The Rotunda development taking shape on the northern side of Hampden (or the southern side of Roland Park, depending on your views) is unlike anything else in the neighborhood. Soon, it’ll have its own movie theater that is unlike any other theater in the city.
Finally, we have the long-awaited details about the re-release of Multiple Maniacs, filmmaker John Waters’ 1970 “celluloid atrocity” starring Divine and a giant lobster let loose in the streets of Baltimore.
At the moment, Dr. Alfredo Quiñones-Hinojosa is only the second most-famous Hopkins-affiliated brain surgeon. (The first being, of course, Ben Carson.) That might be about to change.
The Rotunda Cinema, housed in the Rotunda Mall on 40th Street, always felt like a little bit of a secret to me. It wasn’t a movie palace with neon lights and a few dozen screens; instead, it felt intimate and homey and a little bit run down. Which is precisely how I like my movie theaters.
In the recent Captain America movie, in between fights and explosions there was a throwaway reference to Tony Stark, AKA Ironman. It was just one example of how certain superhero movies aren’t stand-alone experiences, but are meant to exist in an alternate universe in which every superhero is friends (or frenemies) with every other caped crusader. It’s the Marvel Universe, and it’s complex enough that it apparently deserves a college course of its own.
So in the new Scarlett Johansson movie Lucy (directed by Luc Besson), Johansson’s character ingests a drug that effectively turns her into a superhero. (This isn’t really a spoiler since it happens in the film’s first 15 minutes. Also, it’s on the movie poster above.) As Morgan Freeman, cast in the role of Explaining Scientist, explains, that’s because while most people only use 10 percent of their brains, Lucy is now running at a much higher capacity. A cool idea… but one that doesn’t make any sense at all, according to Johns Hopkins neurologist Barry Gordon.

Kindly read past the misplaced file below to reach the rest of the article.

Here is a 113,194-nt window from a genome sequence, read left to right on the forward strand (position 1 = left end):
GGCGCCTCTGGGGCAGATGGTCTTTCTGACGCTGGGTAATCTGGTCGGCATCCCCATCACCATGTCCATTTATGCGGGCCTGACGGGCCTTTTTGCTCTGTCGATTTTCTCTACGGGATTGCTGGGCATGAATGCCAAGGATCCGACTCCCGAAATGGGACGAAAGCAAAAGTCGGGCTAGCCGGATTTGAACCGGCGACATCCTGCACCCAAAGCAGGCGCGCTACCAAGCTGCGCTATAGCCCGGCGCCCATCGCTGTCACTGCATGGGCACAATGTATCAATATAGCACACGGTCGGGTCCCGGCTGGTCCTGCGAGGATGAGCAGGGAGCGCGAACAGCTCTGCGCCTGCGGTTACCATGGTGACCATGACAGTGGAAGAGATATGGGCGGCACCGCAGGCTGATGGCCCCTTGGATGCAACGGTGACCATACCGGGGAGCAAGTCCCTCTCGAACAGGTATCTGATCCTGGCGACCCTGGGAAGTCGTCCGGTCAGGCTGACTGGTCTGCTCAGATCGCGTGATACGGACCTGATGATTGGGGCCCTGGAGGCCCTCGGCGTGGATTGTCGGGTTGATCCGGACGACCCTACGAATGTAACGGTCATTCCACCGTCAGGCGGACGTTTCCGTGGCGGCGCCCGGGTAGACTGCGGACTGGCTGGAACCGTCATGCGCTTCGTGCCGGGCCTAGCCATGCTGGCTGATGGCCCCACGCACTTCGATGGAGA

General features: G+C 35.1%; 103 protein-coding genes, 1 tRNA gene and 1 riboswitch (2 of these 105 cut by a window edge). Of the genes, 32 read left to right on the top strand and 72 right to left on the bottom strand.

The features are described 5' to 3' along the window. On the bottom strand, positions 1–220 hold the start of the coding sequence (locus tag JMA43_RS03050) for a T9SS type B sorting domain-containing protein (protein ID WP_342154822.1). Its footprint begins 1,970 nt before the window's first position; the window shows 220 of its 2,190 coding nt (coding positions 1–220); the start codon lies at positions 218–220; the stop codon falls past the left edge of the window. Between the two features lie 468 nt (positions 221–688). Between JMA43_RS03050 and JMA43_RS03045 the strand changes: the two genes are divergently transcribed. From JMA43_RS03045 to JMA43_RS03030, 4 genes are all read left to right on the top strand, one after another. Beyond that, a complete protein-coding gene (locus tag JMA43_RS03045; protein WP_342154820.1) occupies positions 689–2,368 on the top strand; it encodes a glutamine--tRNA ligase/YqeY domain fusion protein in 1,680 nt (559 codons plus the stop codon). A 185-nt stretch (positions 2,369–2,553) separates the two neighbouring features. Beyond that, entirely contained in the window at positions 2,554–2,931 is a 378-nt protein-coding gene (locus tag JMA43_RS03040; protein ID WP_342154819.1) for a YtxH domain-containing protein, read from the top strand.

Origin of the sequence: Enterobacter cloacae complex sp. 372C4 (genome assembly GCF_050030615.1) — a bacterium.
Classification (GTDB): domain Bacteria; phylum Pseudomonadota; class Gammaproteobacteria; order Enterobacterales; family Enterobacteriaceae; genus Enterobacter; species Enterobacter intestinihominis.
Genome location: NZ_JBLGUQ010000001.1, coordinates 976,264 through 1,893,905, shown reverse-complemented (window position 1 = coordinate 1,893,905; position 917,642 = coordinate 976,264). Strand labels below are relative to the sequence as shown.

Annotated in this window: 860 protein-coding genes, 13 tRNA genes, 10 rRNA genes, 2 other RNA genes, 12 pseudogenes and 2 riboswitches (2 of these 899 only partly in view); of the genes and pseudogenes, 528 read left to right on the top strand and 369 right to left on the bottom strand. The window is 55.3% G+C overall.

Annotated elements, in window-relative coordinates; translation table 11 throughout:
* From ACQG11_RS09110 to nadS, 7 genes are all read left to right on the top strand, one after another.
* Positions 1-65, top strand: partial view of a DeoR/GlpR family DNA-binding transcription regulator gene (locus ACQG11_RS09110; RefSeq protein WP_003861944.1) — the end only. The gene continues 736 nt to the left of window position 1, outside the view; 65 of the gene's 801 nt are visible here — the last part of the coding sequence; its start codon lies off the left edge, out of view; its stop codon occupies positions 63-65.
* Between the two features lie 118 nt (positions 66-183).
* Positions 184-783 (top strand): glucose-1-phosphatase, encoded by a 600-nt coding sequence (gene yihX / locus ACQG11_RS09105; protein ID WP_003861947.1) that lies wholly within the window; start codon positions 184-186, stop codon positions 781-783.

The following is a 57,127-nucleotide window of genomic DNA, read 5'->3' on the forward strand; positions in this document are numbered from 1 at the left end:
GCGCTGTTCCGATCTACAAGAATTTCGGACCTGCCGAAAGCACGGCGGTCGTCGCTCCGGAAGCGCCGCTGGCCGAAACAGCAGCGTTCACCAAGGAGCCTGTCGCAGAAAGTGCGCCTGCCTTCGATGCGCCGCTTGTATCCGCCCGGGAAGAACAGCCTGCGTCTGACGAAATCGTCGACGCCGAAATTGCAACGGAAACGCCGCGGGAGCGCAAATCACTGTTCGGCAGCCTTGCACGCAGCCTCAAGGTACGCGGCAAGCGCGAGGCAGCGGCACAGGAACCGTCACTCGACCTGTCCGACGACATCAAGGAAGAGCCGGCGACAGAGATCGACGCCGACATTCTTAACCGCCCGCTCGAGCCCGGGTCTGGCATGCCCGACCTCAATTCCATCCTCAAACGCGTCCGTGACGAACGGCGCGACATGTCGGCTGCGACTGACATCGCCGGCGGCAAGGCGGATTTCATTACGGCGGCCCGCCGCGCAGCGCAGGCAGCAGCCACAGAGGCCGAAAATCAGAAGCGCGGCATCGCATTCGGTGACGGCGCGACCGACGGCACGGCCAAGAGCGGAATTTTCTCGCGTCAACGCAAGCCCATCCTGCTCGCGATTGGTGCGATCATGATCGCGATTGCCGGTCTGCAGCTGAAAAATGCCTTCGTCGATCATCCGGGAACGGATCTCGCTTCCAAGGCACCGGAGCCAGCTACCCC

Deadspin compiled a list of all the ways American cities have been destroyed in the movies, including everything from space rocks to superhero battles to sharknados to terrorist attacks. And of the 189 scenes of devastation, only one took place in Baltimore.
The Johns Hopkins Annual Film Festival, sponsored by the Johns Hopkins Film Society, begins tomorrow. The rest of the movies will be shown Shriver Hall on the Hopkins Homewood Campus. The festival highlights films from independent, international, and student filmmakers, seeking to promote the films and careers of visionary filmmakers via a highly selective showcase of about 20 films. Organizers have selected a few important, influential films to be screened on 35MM prints.
The feature presentations this year include Vincent Gallo’s original and disarming triple crown of indie filmmaking, Buffalo ‘66 (1998), at The Charles Theater (with a special dinner-and-a-movie deal presented by the festival and Lost City Diner), Arthur Penn’s brilliant milestone in American cinema, Bonnie and Clyde (1967), Albert Magnoli’s glorified-music-video of a cult classic, Purple Rain (1984), starring Prince, and Edward Sedgwick’s silent classic The Cameraman (1928), starring Buster Keaton. This is a rare opportunity to watch these films projected on 35MM on the third-largest screen in Maryland.